BY Frank Spinelli, M D
April 16 2010 3:15 PM ET
Naltrexone, an opioid receptor antagonist, is used primarily in the management of alcohol dependence. In 2006, the FDA-approved naltrexone extended-release injection under the brand- name Vivitrol, which is administered monthly by a health- care professional for the treatment of alcohol dependence. Vivitrol does not eliminate or diminish alcohol withdrawal symptoms but acts to reduce the craving for alcohol. The product is indicated for use with psychosocial support in patients who are able to abstain from drinking in an outpatient setting and are not actively drinking on initiation of therapy.
Alcoholics Anonymous is a very helpful resource in the treatment of gay alcohol dependence. A.A. meetings offer support as well as counseling, and they are not as religious as some people fear. Most cities even have gay, or gay- friendly, A.A. meetings, which is extremely helpful for gay clients who might not identify with heterosexuals. A.A. even has pamphlets for the gay alcohol dependent.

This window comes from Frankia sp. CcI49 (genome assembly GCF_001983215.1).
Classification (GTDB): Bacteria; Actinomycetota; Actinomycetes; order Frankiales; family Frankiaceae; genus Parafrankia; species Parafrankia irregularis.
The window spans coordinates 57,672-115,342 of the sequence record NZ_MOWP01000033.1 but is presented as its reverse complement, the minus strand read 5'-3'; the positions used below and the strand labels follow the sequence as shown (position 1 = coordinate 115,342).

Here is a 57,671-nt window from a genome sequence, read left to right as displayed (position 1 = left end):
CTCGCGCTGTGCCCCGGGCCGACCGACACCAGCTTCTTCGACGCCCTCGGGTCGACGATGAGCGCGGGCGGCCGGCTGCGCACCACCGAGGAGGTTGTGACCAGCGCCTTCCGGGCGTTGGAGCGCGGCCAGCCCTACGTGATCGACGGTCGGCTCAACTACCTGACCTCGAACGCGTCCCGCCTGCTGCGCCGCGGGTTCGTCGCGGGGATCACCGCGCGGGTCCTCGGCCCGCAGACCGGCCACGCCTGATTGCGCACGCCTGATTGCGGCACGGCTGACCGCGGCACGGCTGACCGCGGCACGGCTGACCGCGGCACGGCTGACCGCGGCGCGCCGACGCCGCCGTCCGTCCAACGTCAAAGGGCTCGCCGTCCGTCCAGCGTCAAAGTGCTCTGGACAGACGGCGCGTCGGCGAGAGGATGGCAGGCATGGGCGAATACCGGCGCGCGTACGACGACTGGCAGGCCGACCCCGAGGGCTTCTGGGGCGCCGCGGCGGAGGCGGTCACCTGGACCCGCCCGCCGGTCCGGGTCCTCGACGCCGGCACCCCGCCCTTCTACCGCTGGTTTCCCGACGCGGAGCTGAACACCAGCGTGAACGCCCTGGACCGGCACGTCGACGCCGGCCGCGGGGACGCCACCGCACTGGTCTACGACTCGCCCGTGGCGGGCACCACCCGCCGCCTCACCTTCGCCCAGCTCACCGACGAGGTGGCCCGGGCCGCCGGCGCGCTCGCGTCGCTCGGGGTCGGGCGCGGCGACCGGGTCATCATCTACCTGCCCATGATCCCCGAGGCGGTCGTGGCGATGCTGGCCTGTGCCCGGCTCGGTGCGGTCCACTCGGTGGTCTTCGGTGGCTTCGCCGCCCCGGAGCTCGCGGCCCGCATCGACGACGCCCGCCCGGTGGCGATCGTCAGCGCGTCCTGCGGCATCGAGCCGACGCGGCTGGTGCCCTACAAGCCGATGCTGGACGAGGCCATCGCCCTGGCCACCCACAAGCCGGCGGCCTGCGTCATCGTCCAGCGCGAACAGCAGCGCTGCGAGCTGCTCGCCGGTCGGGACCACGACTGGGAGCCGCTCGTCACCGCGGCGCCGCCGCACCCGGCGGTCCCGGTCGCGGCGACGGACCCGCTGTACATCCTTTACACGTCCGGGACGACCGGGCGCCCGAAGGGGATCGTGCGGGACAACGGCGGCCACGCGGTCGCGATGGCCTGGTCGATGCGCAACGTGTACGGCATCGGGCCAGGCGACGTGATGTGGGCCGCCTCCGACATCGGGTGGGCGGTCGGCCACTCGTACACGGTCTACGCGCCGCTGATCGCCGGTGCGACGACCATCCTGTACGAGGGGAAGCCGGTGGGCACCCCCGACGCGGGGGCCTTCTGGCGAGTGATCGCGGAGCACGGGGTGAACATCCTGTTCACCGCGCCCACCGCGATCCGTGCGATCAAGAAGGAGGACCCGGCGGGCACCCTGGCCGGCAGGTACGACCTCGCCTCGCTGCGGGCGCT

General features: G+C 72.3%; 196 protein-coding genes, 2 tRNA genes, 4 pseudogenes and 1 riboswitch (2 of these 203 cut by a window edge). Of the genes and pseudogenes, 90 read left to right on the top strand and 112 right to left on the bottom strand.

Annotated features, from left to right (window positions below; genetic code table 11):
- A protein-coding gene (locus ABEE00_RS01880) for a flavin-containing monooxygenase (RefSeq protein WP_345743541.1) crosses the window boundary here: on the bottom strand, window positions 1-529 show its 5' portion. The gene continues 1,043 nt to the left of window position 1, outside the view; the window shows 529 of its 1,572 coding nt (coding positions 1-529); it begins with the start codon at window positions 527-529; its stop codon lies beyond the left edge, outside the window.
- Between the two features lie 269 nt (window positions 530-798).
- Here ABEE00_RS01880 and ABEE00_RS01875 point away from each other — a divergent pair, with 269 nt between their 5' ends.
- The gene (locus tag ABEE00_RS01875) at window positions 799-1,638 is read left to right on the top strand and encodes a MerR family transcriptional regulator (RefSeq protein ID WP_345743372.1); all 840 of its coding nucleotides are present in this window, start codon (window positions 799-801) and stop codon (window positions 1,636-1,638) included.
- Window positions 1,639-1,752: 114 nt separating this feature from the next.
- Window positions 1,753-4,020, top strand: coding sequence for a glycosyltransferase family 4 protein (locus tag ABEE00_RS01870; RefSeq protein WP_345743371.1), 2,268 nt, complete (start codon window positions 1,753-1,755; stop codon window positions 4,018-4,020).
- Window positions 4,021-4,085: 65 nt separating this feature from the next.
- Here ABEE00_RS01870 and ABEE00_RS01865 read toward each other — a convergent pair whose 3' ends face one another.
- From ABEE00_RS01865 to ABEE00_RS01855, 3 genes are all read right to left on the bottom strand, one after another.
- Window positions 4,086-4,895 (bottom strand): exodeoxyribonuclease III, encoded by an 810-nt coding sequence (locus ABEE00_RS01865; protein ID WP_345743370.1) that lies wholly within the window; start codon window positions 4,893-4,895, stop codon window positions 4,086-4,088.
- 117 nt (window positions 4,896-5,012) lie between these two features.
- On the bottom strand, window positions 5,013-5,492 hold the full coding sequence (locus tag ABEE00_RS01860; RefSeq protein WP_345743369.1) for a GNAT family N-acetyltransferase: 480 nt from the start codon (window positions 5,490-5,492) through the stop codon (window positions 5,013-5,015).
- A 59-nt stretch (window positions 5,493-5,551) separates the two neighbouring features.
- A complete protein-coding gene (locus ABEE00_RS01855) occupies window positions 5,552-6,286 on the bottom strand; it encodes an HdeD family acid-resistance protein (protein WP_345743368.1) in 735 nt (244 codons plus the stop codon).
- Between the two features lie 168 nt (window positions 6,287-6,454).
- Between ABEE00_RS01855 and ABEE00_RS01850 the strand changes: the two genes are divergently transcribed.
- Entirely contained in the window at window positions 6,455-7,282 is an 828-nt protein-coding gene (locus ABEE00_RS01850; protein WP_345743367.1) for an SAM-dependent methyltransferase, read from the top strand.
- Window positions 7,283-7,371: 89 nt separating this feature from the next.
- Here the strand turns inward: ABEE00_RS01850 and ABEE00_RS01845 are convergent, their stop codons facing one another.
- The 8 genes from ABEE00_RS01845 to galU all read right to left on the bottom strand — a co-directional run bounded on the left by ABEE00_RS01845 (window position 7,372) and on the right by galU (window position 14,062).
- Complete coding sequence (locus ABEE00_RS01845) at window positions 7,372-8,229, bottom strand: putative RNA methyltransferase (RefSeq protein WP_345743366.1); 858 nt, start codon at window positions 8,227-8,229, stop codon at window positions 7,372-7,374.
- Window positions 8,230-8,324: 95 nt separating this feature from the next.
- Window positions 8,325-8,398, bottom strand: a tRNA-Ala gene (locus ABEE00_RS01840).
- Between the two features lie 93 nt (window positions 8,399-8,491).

In addition to A.A., gay men with alcohol and drug issues should be referred for psychotherapy or counseling in order to get evaluated for depression and internalized homophobia. It is imperative that their support system be adequate to ensure their recovery. Recovering from alcohol and drugs often involves facing the same problems as anyone else who has gone through the process of recovery. Patients must learn to give up old friends and stay away from bars and other places that might instigate a relapse. Individuals undergoing recovery must learn to be comfortable without drugs and alcohol and accept a life without them. One of the most important aspects for gay men is learning to cope with the people around you who continue to use drugs and alcohol. Sometimes there is no escaping the temptation. Relapse is extremely common. Those people who do relapse should not be deterred and should get right back up and try again.